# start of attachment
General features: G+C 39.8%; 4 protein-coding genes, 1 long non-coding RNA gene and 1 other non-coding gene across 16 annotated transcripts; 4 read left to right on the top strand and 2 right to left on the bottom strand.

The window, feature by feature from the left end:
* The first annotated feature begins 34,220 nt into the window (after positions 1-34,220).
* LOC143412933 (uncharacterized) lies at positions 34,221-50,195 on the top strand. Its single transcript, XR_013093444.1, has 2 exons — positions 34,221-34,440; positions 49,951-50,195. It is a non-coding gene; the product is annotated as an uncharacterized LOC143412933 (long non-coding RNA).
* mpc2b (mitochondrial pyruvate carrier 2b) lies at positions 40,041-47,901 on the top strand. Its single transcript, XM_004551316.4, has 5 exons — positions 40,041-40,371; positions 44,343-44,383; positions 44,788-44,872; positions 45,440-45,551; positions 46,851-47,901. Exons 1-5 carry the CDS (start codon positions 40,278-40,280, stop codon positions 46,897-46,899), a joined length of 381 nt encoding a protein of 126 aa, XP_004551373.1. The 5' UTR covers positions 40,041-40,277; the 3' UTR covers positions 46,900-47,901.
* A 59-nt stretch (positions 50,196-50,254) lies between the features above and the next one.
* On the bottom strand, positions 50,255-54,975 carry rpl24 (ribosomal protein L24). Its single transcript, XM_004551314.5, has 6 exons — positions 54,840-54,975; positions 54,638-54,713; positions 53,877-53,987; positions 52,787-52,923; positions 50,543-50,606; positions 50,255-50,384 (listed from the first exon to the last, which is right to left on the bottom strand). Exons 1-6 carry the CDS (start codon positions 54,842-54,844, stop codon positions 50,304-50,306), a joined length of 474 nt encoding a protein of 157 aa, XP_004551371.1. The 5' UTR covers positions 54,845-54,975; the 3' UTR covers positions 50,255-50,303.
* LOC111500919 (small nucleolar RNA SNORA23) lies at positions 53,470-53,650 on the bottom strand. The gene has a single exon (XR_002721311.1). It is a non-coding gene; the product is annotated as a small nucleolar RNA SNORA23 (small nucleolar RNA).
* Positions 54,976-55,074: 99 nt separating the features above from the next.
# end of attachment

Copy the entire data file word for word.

General features: G+C 39.8%; 4 protein-coding genes, 1 long non-coding RNA gene and 1 other non-coding gene across 16 annotated transcripts; 4 read left to right on the top strand and 2 right to left on the bottom strand.

The window, feature by feature from the left end:
* The first annotated feature begins 34,220 nt into the window (after positions 1-34,220).
* LOC143412933 (uncharacterized) lies at positions 34,221-50,195 on the top strand. Its single transcript, XR_013093444.1, has 2 exons — positions 34,221-34,440; positions 49,951-50,195. It is a non-coding gene; the product is annotated as an uncharacterized LOC143412933 (long non-coding RNA).
* mpc2b (mitochondrial pyruvate carrier 2b) lies at positions 40,041-47,901 on the top strand. Its single transcript, XM_004551316.4, has 5 exons — positions 40,041-40,371; positions 44,343-44,383; positions 44,788-44,872; positions 45,440-45,551; positions 46,851-47,901. Exons 1-5 carry the CDS (start codon positions 40,278-40,280, stop codon positions 46,897-46,899), a joined length of 381 nt encoding a protein of 126 aa, XP_004551373.1. The 5' UTR covers positions 40,041-40,277; the 3' UTR covers positions 46,900-47,901.
* A 59-nt stretch (positions 50,196-50,254) lies between the features above and the next one.
* On the bottom strand, positions 50,255-54,975 carry rpl24 (ribosomal protein L24). Its single transcript, XM_004551314.5, has 6 exons — positions 54,840-54,975; positions 54,638-54,713; positions 53,877-53,987; positions 52,787-52,923; positions 50,543-50,606; positions 50,255-50,384 (listed from the first exon to the last, which is right to left on the bottom strand). Exons 1-6 carry the CDS (start codon positions 54,842-54,844, stop codon positions 50,304-50,306), a joined length of 474 nt encoding a protein of 157 aa, XP_004551371.1. The 5' UTR covers positions 54,845-54,975; the 3' UTR covers positions 50,255-50,303.
* LOC111500919 (small nucleolar RNA SNORA23) lies at positions 53,470-53,650 on the bottom strand. The gene has a single exon (XR_002721311.1). It is a non-coding gene; the product is annotated as a small nucleolar RNA SNORA23 (small nucleolar RNA).
* Positions 54,976-55,074: 99 nt separating the features above from the next.